Tuesday, December 15, 2009

Merry Everyone!

So yesterday I met up with the Book Club and we discussed Lawrence Hill's The Book of Negroes. It is a terrific book, full of sadness, loss, history, descriptive prose (but not too descriptive) and smidgens of happiness relating to one Aminata Diallo, an African child stolen from her Village in Bayo (I believe present day Nigeria) during the 18th century and sold as a slave to America. The book, I thought, was eloquently summed up by a woman (eek, I can't remember her name, I'm terrible!) who said she fully grasped one of the many profound meanings of the book from church. 2000 years ago, people were looking for a saviour, and not much as changed from 300 years ago - people will always be looking for that saviour, that soul to guide them either to something better or away from something terrible. Beautiful. All in all, a terrific book!

Jamie, deputy leader extraordinaire of the Book Club, brought up a very interesting point that in the US and UK, The Book of Negroes isn't called The Book of Negroes but rather the bland and boring title Someone Knows My Name. Almost immediately, the entire group was in agreement this was a terrible substitution and Jamie asked 'why do you think Canada had one title while the US and UK, some of the free-est states in the world, had different titles?'

I said because Canada is, well, not ridiculous. And I was right! Lawrence Hill states that his New York editor sent him a nervous email informing him that even though he was promised The Book of Negroes would be a fine title in the US, they have now come to realize how sensitive the word Negroes is and asked him to change it to better appeal to the delicate sensibilities of Americans. The title of the book comes from a well-perseved document with the same title.

But Someone Knows My Name? Really? That sounds like a Nora Roberts romance novel, on par with something like Silken Hearts, The Bosom Fire, and Weeping Uteruses.

It also didn't surprise me that the sole reason for the name change was because the US was so scared of offending someone. And yes, I have to admit, while reading the book at work, during my breaks (of course), any time someone asked me what I was reading, I could see that some people were surprised I could say 'Negroes' so easily. But that's because of a little thing called context. Very few words still have their kick without context. I'm not a racist (you shouldn't be either) but I'm not silly enough to ignore the past. This book is about the past. This is how people spoke in the past. Get over it.

Was it any surprise that a New York Editor informed Mr. Hill his title was too risque and needed to be changed? Nope. New York, despite being the liberal mecca of the world, is still in a country that has groups that boycott stores because they refuse to wish someone a Merry Christmas. Or worse (because stores want to make all potential customers happy and therefore increase profit) by wishing someone a Happy Holidays. I've never understood why it's the norm to assume you're a Christian when 2/3 of the world isn't Christian. Logically it doesn't make sense but I'm getting side-tracked.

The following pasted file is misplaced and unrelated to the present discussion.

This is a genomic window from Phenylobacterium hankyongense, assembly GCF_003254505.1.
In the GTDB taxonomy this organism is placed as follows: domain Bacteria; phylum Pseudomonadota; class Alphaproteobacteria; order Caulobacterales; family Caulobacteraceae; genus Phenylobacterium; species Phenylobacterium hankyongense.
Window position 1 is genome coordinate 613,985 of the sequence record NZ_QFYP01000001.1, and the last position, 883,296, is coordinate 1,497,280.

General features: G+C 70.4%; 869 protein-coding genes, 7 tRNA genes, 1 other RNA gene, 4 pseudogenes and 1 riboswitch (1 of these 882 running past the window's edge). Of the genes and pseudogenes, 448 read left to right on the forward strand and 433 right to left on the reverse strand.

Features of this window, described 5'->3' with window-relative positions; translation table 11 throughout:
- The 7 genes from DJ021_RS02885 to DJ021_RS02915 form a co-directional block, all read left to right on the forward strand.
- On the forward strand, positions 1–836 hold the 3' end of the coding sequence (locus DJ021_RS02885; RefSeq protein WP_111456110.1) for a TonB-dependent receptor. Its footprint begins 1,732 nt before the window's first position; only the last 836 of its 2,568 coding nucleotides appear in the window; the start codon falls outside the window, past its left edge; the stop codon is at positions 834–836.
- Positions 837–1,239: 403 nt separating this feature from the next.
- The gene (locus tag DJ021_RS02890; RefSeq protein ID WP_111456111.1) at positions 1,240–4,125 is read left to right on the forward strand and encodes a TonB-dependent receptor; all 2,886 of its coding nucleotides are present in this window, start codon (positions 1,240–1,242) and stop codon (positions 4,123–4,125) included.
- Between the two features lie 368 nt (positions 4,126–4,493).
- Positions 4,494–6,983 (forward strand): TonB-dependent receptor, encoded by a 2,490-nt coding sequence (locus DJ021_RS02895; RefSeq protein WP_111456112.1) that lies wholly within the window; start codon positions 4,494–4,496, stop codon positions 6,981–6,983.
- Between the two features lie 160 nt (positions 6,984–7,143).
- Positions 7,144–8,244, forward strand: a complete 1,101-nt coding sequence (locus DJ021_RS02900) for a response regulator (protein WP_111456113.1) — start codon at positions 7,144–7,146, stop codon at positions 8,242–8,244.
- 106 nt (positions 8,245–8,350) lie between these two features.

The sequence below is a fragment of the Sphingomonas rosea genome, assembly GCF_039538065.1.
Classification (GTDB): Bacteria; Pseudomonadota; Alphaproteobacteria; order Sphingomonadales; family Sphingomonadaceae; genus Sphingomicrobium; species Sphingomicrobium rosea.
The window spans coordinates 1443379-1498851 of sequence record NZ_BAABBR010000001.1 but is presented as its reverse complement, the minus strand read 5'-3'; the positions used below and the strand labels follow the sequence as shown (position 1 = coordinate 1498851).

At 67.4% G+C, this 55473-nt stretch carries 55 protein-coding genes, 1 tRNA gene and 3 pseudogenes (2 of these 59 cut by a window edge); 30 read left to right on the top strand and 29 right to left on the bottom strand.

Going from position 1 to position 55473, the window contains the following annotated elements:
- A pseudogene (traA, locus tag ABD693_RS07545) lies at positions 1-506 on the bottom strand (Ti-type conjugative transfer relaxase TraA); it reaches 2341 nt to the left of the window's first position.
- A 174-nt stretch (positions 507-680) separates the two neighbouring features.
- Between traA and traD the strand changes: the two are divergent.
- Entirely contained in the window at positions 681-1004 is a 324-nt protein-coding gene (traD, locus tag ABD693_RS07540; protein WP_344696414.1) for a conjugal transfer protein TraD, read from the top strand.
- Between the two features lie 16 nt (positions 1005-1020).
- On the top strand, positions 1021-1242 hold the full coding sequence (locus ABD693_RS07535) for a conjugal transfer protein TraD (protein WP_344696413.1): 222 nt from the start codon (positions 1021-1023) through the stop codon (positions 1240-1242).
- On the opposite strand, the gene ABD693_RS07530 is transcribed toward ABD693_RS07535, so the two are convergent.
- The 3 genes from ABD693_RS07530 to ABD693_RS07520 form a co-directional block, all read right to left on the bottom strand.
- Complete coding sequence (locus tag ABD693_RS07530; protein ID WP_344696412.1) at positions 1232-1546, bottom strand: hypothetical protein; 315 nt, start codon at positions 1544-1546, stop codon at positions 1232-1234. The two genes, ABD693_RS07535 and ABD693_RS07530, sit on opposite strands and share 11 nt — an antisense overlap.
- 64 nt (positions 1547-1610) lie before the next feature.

Here's some simple tips to avoid any boycotts of your own:
  1. Wish Christians a 'Merry Christmas' - if you know someone goes to church (ANY church) say Merry Christmas. That is what they're celebrating after all.
  2. Wish Jewish People a 'Happy Hanukkah' - it may not be their holiest of holidays (neither is Christmas for Christians) but I'm sure they'd appreciate the sentiment. Mmmmm Latkes...
  3. Ask Muslims if they had fun during Eid al-Fitr or Eid al-Adha - why the change? Because these Muslim celebrations (celebrating the end of Ramadan) have already been celebrated earlier at the beginning of December.
  4. Are you not a follower of these Abrahamic religions? Well then ask what someone is celebrating! I'm fairly certain Hindu's have already celebrated Diwali so ask if they had a swell time! Otherwise, be like me, play the ignorant card, and ask someone what they will be doing during this holiday season and learn a little something about your co-worker or friend.

What's going on with Sikh's this time of the year? I have no idea! But I work with a gentlemen that is Sikh, so I know not to wish him that Jesus has a great birthday. It really is that simple. No need for over-reactions, no need for delicate sensibilities, no need for shifty eyes. Ask and ye shall receive or so I'm told.

May you all party-harty and party safely during this much needed break! Merry Everyone!